In the range of visible light, the important resonances are the plasmon resonances in the near-UV. Plasmons are very similar to sound waves, but it's not the air density that changes, but the electron density in the material.
Not all resonances come from Plasmons. In the microwave region, you can excite molecular oscillations. In the X-ray region, there are excitations of tightly bound electrons close to the nucleus, just to name a few examples.

So, what happens in a driven harmonic oscillator? Think of shaking a traffic sign or something. When you shake it with the right frequency (its resonance) it can shake quite a lot, it may even be damaged. It absorbs a lot of the energy that you put into it.
And the same is true for light - resonances are peaks in the absorption (imaginary part of n). The real part is slightly more complicated, but generally it looks similar to the derivative of the imaginary part (its actually the Kramers Kronig transformation). Anyways, the height and width of the absorption peaks depends mostly on the half-life of excited intermediate states, and that's unfortunately the point where you get better answers from a book about advanced Quantum mechanics and not from the internet.

timetraveller123
blue_leaf77 said:
It will simply pass through the material with minimal loss.
i want to know what you mean by simply pass through i understood the rest you are talking about

Gigaz said:
phase lag is ultimately what gives you the refractive index.
i was just reading up the lorentz dispersion equation is that the phase lag you are talking about

my understanding of resonance is when maximum frequency is transferred
and what from what you are saying i gather that the loss energy goes into heating up the medium
and the closer you get to the resonant frequency the more the energy transferred hence the more the refraction
is my understanding correct please do correct me if i am wrong because i tend to jump to conclusions thanks for your help i am just starting to get a hang of this
didn't so much physics was behind a simple refraction

vishnu 73 said:
i want to know what you mean by simply pass through i understood the rest you are talking about
It's like when you shine a laser through a glass. Nothing perceptible occurred except that it's frequency and intensity are very slightly changed due to the nonzero absorption.

timetraveller123
so it is still a process of absorption and emission is it ?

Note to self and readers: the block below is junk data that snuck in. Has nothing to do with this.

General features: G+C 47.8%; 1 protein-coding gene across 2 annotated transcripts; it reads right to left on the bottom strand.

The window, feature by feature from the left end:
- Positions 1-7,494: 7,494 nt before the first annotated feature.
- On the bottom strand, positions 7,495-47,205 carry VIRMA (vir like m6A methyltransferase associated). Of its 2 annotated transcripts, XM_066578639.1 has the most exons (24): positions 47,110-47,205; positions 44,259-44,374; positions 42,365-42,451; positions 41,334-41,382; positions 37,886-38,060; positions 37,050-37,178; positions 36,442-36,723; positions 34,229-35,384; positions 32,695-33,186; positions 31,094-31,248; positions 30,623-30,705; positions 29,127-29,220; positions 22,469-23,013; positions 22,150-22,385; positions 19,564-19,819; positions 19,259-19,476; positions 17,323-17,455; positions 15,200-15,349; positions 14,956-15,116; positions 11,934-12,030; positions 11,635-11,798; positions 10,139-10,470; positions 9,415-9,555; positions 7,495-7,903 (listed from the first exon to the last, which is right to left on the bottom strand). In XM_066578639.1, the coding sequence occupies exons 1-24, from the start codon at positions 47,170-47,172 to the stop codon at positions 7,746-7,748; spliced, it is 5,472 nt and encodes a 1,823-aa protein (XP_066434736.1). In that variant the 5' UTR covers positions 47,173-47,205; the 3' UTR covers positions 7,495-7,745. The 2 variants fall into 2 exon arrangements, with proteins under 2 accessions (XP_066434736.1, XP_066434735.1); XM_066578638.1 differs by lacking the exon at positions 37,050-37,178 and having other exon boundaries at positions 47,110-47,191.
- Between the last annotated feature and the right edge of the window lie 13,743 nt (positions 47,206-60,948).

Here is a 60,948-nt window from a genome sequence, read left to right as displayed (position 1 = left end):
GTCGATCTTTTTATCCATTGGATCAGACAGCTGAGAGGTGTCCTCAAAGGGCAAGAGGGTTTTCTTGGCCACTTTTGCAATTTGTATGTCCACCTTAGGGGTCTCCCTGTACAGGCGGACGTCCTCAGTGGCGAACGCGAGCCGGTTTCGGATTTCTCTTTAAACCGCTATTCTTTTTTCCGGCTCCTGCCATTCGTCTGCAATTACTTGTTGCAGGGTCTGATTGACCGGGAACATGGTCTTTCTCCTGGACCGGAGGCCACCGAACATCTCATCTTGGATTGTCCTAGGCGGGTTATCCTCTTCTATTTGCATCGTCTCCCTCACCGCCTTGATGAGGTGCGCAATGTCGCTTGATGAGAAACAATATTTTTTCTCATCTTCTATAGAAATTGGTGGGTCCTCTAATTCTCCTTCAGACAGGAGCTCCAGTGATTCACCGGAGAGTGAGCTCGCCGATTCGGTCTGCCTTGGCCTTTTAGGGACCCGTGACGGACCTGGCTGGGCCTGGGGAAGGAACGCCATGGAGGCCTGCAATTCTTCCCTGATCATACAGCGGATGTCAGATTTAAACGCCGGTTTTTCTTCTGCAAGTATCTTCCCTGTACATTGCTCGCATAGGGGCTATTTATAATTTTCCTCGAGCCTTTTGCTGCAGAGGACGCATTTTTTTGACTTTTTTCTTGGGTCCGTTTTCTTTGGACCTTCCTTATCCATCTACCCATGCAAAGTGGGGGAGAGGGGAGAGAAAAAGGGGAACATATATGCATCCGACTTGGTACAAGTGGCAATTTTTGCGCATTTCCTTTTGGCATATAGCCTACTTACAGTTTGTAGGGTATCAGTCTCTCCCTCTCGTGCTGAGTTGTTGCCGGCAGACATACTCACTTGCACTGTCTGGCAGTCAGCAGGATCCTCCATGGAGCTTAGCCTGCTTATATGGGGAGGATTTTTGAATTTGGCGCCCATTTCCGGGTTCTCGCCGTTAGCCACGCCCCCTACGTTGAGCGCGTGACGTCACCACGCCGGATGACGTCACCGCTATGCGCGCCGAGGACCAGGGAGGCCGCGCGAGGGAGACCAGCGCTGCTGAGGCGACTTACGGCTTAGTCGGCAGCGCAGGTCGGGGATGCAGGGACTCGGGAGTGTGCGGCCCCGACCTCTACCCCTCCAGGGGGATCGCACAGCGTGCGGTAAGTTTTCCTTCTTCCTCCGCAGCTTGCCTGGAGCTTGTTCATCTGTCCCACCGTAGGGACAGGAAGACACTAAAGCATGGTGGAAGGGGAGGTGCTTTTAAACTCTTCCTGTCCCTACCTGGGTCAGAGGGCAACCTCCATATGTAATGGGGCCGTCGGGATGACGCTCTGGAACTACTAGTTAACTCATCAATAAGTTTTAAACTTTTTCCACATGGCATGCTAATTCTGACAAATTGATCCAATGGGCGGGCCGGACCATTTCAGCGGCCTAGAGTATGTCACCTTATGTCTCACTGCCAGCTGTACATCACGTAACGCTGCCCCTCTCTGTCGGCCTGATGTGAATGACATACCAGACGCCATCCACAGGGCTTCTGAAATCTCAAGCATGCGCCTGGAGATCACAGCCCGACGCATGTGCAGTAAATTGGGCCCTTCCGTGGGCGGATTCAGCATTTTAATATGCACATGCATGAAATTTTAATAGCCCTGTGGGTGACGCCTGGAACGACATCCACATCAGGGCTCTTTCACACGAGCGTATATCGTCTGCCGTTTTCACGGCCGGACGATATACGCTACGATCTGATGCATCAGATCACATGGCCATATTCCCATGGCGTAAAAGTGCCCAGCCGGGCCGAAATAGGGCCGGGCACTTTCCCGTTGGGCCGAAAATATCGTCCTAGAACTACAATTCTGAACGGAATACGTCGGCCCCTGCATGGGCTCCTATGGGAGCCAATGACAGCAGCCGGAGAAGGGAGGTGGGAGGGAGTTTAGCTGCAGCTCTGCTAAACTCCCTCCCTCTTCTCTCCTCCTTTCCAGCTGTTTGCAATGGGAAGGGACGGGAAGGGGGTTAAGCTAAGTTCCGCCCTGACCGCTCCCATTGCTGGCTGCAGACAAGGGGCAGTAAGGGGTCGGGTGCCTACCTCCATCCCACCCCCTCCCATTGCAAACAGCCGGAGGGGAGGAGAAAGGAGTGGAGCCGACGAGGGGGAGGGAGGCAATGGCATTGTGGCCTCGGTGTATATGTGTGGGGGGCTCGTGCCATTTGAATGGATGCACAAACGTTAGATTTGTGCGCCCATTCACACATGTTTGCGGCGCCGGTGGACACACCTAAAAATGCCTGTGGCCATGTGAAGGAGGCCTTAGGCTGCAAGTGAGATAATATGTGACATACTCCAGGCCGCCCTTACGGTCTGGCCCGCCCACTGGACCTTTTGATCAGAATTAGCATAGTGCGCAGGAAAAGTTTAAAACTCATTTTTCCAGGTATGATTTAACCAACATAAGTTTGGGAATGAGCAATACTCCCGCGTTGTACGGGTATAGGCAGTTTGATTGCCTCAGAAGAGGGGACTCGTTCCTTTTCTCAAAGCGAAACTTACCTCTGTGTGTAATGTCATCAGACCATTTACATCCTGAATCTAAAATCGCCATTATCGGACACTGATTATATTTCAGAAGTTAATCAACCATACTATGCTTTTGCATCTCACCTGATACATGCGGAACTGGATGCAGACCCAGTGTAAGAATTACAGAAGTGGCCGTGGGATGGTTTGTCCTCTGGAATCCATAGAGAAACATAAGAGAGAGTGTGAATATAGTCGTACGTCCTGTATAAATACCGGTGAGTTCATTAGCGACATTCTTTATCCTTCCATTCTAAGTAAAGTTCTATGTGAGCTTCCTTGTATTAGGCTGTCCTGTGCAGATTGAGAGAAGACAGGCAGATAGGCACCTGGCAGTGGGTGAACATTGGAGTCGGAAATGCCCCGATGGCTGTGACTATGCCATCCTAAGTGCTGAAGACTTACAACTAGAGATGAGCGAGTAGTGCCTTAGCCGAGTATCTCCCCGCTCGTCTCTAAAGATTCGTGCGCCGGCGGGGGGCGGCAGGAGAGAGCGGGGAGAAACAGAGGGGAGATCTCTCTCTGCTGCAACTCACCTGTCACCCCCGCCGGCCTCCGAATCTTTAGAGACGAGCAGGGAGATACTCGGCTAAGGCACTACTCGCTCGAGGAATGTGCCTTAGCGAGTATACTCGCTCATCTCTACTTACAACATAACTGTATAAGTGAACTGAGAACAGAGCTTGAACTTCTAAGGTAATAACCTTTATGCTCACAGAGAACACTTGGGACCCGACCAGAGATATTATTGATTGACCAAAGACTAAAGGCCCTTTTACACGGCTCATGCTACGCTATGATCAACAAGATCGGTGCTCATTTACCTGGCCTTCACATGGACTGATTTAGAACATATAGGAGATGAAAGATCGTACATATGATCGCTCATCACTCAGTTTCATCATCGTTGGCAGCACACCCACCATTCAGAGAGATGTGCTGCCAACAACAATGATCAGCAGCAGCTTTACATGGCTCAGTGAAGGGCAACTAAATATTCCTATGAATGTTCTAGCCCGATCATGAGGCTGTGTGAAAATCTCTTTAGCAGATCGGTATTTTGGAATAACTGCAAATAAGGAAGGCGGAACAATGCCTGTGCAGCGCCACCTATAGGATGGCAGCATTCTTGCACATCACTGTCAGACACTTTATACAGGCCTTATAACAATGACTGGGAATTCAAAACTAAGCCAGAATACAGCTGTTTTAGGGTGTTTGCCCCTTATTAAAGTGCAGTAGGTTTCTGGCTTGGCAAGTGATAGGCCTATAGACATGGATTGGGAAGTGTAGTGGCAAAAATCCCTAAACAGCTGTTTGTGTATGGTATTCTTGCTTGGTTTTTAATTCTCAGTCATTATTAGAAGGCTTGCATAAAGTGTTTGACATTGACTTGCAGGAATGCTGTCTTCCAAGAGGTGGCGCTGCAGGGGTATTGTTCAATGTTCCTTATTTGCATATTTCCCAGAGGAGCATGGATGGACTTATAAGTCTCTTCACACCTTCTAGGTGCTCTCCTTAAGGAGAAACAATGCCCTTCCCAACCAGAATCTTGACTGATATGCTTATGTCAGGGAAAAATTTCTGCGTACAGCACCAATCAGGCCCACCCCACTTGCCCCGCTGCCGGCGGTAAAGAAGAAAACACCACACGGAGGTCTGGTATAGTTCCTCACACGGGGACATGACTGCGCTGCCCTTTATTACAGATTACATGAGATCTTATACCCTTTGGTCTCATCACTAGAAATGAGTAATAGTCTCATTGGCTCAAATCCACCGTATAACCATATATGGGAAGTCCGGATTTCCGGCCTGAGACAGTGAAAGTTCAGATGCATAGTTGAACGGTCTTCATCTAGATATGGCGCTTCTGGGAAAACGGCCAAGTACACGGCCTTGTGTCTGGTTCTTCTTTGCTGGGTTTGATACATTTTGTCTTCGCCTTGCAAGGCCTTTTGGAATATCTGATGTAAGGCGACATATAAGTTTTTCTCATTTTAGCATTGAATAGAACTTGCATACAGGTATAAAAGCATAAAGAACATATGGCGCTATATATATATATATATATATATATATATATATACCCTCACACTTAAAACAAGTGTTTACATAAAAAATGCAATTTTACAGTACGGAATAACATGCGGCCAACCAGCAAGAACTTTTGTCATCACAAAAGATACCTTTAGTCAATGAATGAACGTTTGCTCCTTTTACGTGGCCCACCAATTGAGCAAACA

and why would frequency be changed ?
and why would intensity be changed ?

vishnu 73 said:
i was just reading up the lorentz dispersion equation is that the phase lag you are talking about

my understanding of resonance is when maximum frequency is transferred
and what from what you are saying i gather that the loss energy goes into heating up the medium
and the closer you get to the resonant frequency the more the energy transferred hence the more the refraction
is my understanding correct please do correct me if i am wrong because i tend to jump to conclusions thanks for your help i am just starting to get a hang of this
didn't so much physics was behind a simple refraction

You see, the index of refraction n that is taught in school is generally a simplification.

All materials have a refractive index, but that's not obvious because most are not transparent.

n is actually composed of a real and an imaginary part n=a+ib (Ask wikipedia about complex numbers)
The imaginary part gives you the absorption. Most materials absorb visible light quite quickly.

The energy is usually going into heat, but the material may of corse also be a solar cell that generates electricity from light. That would not be very different.

However - you must carefully distinguish absorption and refraction. Refraction means: Photon goes in, Photon goes out. Absorption means: Photon goes in. Two very different processes. But they are of corse related, so when the absorption gets stronger, so does the refraction (at least in the majority of cases).

timetraveller123
ok at this point it would be good if i define refraction and absorption

refraction is the bending due to the slowing down of light which occurs dues to absorption
but the particle could not just keep absorbing it what they should emit it at some point
it we be good if you could help me to define these

vishnu 73 said:
so it is still a process of absorption and emission is it ?
and why would frequency be changed ?